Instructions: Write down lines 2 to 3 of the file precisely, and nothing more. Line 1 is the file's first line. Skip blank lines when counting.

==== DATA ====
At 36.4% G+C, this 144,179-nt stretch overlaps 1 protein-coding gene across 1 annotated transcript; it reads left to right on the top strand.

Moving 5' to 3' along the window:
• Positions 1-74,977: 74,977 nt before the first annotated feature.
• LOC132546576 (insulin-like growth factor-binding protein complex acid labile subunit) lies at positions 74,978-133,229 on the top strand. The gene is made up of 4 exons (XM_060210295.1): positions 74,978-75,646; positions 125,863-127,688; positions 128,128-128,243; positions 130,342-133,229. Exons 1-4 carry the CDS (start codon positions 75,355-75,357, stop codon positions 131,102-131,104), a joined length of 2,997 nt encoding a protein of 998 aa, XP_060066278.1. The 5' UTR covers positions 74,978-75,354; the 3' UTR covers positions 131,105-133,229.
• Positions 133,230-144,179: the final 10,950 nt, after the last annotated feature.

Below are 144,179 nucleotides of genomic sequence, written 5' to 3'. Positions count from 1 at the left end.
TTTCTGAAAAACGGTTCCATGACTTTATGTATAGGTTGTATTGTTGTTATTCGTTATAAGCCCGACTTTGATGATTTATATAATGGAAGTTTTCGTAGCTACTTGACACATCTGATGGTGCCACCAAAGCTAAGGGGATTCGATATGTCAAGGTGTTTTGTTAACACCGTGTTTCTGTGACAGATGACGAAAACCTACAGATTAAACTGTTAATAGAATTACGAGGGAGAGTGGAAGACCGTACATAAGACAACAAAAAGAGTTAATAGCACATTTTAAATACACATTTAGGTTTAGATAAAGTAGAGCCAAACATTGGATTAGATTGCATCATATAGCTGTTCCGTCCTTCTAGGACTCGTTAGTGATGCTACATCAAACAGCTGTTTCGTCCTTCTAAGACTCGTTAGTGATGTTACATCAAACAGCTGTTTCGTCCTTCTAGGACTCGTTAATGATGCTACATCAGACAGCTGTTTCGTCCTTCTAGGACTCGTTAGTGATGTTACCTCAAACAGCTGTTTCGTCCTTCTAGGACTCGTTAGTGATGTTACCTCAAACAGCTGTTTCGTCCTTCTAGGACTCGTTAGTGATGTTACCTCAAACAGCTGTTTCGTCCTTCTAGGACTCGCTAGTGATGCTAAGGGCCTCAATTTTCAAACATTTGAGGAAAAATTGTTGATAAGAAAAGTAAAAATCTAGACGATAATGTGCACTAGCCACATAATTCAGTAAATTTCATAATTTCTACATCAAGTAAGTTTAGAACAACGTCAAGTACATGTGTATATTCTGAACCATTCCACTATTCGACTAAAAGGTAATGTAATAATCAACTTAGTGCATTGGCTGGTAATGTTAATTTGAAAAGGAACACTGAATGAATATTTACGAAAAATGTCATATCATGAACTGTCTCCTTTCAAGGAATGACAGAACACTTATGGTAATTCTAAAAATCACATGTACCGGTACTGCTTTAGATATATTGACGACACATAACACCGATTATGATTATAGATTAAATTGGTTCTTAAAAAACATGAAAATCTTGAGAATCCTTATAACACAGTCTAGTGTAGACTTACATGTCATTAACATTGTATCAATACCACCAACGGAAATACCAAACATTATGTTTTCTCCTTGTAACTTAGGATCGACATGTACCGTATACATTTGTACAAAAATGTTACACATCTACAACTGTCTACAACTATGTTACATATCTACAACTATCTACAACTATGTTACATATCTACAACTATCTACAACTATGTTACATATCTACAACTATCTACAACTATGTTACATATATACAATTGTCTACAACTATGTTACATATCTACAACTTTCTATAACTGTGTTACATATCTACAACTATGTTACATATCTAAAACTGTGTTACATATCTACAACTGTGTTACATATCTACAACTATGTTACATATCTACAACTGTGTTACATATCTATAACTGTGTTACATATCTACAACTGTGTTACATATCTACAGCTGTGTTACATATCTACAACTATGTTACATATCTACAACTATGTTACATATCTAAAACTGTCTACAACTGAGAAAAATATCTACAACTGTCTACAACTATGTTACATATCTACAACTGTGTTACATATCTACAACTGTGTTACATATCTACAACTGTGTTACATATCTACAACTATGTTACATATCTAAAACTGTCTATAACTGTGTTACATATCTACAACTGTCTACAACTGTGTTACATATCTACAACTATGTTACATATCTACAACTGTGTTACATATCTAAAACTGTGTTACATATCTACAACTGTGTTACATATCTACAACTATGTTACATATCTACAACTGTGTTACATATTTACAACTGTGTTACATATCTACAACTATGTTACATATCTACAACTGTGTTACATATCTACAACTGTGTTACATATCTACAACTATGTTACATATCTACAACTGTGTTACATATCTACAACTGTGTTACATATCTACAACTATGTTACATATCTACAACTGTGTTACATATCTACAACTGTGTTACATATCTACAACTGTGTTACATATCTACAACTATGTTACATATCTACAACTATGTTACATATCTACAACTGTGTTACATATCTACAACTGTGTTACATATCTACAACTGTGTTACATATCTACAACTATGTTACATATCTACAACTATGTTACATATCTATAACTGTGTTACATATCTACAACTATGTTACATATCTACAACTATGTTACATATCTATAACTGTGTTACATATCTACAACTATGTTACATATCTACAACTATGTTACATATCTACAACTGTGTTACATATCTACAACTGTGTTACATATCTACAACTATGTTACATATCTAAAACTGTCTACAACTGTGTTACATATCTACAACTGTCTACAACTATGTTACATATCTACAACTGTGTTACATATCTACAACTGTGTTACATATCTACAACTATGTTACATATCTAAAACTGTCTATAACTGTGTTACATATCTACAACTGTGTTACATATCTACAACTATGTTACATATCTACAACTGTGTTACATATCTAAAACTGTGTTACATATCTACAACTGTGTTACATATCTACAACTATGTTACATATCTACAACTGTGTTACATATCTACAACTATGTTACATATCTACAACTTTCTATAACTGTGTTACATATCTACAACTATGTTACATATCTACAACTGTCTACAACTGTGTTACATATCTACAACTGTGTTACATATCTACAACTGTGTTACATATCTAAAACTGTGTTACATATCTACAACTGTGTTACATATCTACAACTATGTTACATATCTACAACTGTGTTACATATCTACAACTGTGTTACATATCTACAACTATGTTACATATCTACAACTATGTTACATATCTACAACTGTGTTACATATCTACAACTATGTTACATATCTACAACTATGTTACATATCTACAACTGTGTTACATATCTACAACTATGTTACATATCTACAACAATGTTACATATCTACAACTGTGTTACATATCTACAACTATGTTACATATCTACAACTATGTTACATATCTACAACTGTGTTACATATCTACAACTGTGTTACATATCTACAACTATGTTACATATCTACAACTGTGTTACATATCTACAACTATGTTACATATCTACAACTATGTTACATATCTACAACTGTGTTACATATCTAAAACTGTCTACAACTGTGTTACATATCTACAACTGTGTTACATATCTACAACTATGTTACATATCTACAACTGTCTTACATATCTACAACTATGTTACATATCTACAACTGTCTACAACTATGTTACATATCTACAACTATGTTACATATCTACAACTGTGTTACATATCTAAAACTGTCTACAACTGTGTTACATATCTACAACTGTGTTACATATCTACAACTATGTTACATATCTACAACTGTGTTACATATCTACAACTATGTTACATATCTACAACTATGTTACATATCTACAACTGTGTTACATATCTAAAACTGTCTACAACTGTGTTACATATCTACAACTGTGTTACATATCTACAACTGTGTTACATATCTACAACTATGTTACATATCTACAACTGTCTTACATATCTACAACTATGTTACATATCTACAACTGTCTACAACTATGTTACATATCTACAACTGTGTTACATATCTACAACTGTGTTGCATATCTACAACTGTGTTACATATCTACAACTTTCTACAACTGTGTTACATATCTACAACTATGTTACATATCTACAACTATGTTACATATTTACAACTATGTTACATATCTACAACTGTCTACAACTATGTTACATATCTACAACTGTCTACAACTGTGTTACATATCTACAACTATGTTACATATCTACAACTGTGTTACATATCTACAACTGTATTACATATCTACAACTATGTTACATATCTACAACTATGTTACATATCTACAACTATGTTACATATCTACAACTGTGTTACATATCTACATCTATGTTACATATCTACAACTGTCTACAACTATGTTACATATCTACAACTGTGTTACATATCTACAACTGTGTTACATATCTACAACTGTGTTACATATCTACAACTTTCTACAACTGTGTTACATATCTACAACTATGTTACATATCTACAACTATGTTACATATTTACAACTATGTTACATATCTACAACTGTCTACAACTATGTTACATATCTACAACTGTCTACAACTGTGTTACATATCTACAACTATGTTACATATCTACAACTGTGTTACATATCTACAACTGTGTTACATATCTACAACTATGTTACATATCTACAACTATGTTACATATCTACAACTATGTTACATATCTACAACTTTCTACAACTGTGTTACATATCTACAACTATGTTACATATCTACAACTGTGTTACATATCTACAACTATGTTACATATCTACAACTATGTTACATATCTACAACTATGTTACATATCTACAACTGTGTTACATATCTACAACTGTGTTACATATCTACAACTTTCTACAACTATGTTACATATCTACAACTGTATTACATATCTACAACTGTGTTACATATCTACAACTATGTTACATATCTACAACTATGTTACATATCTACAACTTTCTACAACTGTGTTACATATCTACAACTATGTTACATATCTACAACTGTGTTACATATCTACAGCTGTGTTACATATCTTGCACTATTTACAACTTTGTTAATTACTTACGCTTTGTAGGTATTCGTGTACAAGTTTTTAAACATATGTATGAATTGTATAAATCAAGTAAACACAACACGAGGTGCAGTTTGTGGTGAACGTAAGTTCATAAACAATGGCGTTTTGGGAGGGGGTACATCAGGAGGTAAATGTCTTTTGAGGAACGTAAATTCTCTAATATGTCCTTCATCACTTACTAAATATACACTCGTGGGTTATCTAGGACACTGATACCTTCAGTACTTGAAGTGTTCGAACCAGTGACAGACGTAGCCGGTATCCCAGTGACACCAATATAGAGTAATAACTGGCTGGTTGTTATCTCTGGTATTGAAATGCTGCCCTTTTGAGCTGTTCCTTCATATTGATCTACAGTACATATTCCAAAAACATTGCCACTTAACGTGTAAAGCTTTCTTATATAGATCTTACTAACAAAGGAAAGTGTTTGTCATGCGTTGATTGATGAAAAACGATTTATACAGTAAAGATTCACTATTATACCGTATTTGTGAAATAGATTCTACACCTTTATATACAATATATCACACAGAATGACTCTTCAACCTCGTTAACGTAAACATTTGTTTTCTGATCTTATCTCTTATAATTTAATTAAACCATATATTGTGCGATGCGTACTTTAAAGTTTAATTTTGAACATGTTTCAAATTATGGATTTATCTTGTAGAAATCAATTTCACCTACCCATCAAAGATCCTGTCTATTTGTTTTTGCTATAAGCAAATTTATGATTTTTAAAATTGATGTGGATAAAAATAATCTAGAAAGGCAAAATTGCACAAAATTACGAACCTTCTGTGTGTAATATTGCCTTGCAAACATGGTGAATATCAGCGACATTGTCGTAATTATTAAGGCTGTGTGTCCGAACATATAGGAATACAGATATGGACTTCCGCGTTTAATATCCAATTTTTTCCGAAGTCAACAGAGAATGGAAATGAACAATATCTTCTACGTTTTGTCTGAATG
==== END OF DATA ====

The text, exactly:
Moving 5' to 3' along the window:
• Positions 1-74,977: 74,977 nt before the first annotated feature.